•  11
    Transformative Moral Luck
    Midwest Studies in Philosophy 43 (1): 162-180. 2019.
    Midwest Studies In Philosophy, EarlyView.
  •  30
    In this paper, I argue for two main hypotheses. First, that self-control is not a natural mental kind and, second, that there is no dedicated mechanism of self-control. By the first claim, I simply mean that those behaviors we label as “self-controlled” are a somewhat arbitrarily selected hodgepodge that do not have anything in common that distinguishes them from other behaviors. In other words, self-control is a gerrymandered property that does not correspond to a natural mental or psychologica…Read more
  •  41
    What you Don't Know Can Hurt You: Situationism, Conscious Awareness, Control
    Journal of Cognition and Neuroethics 4 (1): 45-71. 2016.
    The thesis of situationism says that situational factors can exert a signi cant in uence on how we act, o en without us being consciously aware that we are so in uenced. In this paper, I examine how situational factors, or, more speci cally, our lack of conscious awareness of their in uence on our behavior, a ect di erent measures of control. I further examine how our control is a ected by the fact that situational factors also seem to prevent us from becoming consciously aware of our reasons fo…Read more
  •  35
    Are intentions in tension with timing experiments?
    Philosophical Studies 173 (3): 573-587. 2016.
    Libet’s timing experiments have resulted in some strong and unsavoury claims about human agency. These range from the idea that conscious intentions are epiphenomenal to the idea that we all lack free will. In this paper, I propose a new type of response to the various sceptical conclusions about our agency occasioned by both Libet’s work and other experiments in this testing paradigm. Indeed, my argument extends to such conclusions drawn from fMRI-based prediction experiments. In what follows, …Read more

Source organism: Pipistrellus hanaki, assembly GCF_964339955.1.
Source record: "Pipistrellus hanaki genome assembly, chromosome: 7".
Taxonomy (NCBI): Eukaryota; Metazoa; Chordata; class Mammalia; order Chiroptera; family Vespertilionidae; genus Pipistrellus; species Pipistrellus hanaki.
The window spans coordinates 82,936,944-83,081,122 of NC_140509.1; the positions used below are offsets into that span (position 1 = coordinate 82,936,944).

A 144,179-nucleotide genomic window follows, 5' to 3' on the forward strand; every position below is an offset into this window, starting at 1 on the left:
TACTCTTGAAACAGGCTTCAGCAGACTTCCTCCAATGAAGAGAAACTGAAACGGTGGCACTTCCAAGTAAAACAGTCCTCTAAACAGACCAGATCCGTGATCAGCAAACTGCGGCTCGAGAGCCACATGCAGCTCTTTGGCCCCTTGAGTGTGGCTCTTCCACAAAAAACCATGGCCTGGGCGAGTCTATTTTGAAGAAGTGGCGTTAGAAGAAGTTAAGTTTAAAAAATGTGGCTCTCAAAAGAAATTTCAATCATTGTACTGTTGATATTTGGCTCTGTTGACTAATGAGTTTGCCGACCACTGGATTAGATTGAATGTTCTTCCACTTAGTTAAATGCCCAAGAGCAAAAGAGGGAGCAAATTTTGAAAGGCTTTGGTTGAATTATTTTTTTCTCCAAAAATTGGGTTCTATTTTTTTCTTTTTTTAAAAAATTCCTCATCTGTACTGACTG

•  5
    Review of "Decomposing the Will" (review)
    Notre Dame Philosophical Reviews 2013 0-0. 2013.
  •  96
    Get lucky: situationism and circumstantial moral luck
    with Stephen Kearns
    Philosophical Explorations 18 (3): 362-377. 2015.
    Situationism is, roughly, the thesis that normatively irrelevant environmental factors have a great impact on our behaviour without our being aware of this influence. Surprisingly, there has been little work done on the connection between situationism and moral luck. Given that it is often a matter of luck what situations we find ourselves in, and that we are greatly influenced by the circumstances we face, it seems also to be a matter of luck whether we are blameworthy or praiseworthy for our a…Read more
  •  37
    Simply Irresistible: Addiction, Responsibility, and Irresistible Desires
    Journal of Cognition and Neuroethics 3 (1): 196-216. 2015.
    In this paper I set out to investigate the claim that addicts lack su cient control over their drug-taking and are thus not morally responsible for it. More speci cally, I evaluate what I call the Simply Irresistible Argument, which proceeds from the claim that addictive desires are irresistible to the conclusion that addicts are not responsible for acting on such desires. I rst propose that we have to disambiguate the notion of an irresistible desire according to temporal criteria, and revise …Read more
  •  37
    This is a Tricky Situation: Situationism and Reasons-Responsiveness
    The Journal of Ethics 21 (2): 151-183. 2017.
    Situations are powerful: the evidence from experimental social psychology suggests that agents are hugely influenced by the situations they find themselves in, often without their knowing it. In our paper, we evaluate how situational factors affect our reasons-responsiveness, as conceived of by John Fischer and Mark Ravizza, and, through this, how they also affect moral responsibility. We argue that the situationist experiments suggest that situational factors impair, among other things, our mod…Read more
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